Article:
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Joe Didier named Citizen of the Year at Sugar Grove Corn Boil

Published: Saturday, July 27, 2013 5:30 a.m. CDT • Updated: Saturday, July 27, 2013 8:56 a.m. CDT
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(Shea Lazansky – slazansky@shawmedia.com)
Joe Didier of Sugar Grove shows off his official plaque, naming him Citizen of the Year at the Sugar Grove Corn Boil on Friday. Didier received the award for his work in the community and with the Corn Boil.

SUGAR GROVE – A longtime Sugar Grove resident who "exemplifies the spirit" of the village was the recipient of the 2013 Citizen of the Year Award, which was announced Friday during a ceremony kicking off this year's Corn Boil festival.

Following the annual parade, Village President Sean Michels presented the award to Joe Didier, a retired Illinois State Police officer who owns D&S Painting.

"That just means I'm old," he joked after receiving a plaque and a gift basket.

Didier has lived in the Sugar Grove area with his wife, Mary, since 1968, according to a news release from the city of Sugar Grove, which goes on to say, "Truly, Joe Didier exemplifies the spirit of what makes Sugar Grove a great place to live and do business."

Didier said he had no idea that he would be this year's recipient.

"This was a surprise, and a very happy one," Didier said. "I've always been involved in deciding who was going to get this honor. I never in the least expected it would be me."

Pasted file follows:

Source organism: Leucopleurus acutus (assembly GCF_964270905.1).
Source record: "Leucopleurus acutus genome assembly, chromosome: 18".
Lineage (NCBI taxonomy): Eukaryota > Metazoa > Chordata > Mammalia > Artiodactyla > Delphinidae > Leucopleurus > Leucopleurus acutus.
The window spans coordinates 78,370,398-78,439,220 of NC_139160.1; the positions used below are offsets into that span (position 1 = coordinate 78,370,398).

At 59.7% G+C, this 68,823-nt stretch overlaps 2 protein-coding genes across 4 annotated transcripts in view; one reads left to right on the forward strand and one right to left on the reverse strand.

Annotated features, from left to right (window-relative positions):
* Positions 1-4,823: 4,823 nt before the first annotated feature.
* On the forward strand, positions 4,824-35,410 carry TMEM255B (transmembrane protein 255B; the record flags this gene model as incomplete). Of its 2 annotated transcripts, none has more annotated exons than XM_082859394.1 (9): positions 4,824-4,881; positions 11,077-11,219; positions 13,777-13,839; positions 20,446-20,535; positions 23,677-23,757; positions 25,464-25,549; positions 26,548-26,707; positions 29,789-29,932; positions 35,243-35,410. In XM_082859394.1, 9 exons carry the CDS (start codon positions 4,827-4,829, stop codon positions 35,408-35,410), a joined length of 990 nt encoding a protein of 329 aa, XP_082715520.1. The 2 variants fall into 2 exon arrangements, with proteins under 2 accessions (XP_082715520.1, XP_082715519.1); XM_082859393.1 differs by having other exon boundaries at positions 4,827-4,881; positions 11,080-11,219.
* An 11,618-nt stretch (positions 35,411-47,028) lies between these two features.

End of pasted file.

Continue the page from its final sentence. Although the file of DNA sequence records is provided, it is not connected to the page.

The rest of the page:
He's been active volunteer involved with the Corn Boil, the annual Old Timers Reunion, the Sugar Grove Senior Center and Sugar Grove American Legion Post 1271. He also spent time as a Little League coach , as well as numerous other projects and programs.

A special guest at Friday's parade, Karen McCannon – otherwise known as JoJo the Clown – nominated Didier for the award.

"I was the 2008 citizen of the year," she said. "I thought, if I was good enough to be one, he's good enough to be one. He's a great guy."

Friday's Corn Boil was the first McCannon has been able to attend in the last three years. She said she's attended about 40 Corn Boil festivals, but had to miss some in recent years because of health reasons. She said she and her husband have been involved with the festival since the early days, and she said the organizers have always tried to keep the festival affordable for families.

Many people stopped to give McCannon a hug or say hello while she watched Friday's opening ceremonies. McCannon rode in a golf cart in the parade, followed by the "Clown Victoria" golf cart, and stayed to watch Didier receive his award.

McCannon said it felt great to be back.

"It's wonderful," she added.

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